Culture and Recreation
Why is The Divine Comedy widely studied?
Simply put, The Divine Comedy, which consists of 100 cantos arranged in three books (Inferno, Purgatorio, and Paradiso), is studied not only for the beauty of its verse, but for its timeless message.
In a letter to his benefactor, Dante Alighieri (1265–1321) explained that by writing The Divine Comedy (Divina Commedia, begun c. 1308) he would attempt “to remove those living in this life from the state of misery and lead them to the state of felicity.” While the subject of the poem, according to Dante, is “the state of souls after death,” allegorically, the poem is about humankind, who can exercise free will to bring “rewarding or punishing justice” upon themselves.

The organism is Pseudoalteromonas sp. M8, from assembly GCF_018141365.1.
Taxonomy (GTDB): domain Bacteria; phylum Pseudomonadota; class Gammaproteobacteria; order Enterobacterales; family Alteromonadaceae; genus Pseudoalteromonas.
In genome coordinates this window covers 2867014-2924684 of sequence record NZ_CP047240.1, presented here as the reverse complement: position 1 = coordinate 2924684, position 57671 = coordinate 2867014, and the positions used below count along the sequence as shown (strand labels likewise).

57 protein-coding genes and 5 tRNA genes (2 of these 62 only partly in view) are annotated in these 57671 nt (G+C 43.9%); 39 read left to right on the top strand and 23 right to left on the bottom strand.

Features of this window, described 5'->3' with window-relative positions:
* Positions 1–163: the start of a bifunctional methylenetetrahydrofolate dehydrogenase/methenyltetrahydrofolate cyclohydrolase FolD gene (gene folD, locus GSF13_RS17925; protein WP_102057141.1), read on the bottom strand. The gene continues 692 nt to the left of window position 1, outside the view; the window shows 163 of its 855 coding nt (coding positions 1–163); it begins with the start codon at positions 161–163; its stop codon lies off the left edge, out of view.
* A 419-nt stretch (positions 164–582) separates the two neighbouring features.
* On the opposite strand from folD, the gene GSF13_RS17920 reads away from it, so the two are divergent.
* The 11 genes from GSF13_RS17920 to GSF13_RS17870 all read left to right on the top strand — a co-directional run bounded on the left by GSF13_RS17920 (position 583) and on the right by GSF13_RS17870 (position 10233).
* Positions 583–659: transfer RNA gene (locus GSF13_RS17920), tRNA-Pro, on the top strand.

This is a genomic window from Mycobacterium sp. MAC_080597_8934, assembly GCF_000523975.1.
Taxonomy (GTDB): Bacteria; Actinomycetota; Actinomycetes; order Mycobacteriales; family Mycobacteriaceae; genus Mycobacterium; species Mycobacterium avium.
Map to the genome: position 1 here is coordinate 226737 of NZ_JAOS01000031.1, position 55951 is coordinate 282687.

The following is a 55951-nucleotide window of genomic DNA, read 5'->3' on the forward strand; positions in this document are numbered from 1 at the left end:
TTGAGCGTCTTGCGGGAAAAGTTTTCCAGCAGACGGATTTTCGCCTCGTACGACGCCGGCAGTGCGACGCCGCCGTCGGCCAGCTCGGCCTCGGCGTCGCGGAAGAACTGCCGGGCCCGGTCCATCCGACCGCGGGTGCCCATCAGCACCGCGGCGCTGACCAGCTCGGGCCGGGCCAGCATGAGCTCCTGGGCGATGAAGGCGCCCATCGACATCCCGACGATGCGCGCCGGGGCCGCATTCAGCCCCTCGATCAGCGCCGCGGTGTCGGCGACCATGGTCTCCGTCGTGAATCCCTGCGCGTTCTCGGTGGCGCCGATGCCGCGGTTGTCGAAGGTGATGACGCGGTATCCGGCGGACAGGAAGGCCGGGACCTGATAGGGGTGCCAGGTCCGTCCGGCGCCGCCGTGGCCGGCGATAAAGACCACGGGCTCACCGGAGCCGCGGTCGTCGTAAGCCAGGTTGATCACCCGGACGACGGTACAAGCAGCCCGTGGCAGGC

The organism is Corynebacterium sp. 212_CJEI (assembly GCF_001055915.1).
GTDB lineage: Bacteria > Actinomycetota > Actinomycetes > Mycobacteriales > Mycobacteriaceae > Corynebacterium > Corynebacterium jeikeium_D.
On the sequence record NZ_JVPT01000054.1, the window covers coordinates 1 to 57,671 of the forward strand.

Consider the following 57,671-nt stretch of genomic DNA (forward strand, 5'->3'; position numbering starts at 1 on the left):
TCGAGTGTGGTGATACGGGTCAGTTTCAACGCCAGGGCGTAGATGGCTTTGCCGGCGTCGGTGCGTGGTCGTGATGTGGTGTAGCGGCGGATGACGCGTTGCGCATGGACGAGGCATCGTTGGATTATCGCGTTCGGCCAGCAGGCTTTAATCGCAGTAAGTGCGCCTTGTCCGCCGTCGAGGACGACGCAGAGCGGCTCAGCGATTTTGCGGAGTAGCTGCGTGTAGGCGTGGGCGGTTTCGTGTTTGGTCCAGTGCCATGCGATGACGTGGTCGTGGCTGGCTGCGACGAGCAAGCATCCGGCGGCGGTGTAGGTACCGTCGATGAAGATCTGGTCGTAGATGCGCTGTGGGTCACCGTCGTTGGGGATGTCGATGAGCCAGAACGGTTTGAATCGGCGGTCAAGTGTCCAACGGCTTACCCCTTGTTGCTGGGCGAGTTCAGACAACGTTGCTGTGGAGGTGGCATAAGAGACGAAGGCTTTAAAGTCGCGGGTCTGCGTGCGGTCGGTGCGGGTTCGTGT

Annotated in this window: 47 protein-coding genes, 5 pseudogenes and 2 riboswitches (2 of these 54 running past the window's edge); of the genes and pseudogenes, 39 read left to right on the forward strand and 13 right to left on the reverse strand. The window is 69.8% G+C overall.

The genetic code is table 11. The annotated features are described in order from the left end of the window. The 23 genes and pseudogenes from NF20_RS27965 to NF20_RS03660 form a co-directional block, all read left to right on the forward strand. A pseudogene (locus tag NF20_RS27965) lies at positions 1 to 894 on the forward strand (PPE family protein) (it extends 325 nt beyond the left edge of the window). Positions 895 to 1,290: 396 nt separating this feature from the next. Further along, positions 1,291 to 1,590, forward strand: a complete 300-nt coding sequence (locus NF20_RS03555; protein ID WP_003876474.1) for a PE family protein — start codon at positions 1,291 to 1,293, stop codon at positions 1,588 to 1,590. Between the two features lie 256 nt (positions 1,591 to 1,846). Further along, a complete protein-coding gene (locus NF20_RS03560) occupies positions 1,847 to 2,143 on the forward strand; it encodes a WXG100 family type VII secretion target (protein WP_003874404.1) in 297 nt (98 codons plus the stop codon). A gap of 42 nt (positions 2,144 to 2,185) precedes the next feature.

Dante’s masterpiece is considered the seminal work of Italian literature: At the time that he wrote The Divine Comedy, Latin was the undisputed language of science and literature. Italian, on the other hand, was considered vulgar. By skillfully writing this poem in the vernacular (Tuscan Italian) rather than Latin, Dante parted from tradition, marking a critical development for vernacular writing. In its translations The Divine Comedy has become a point of reference for writers in any language. Scholars and students agree that Dante expresses universal truths in this work, which is also a finely crafted piece of literature.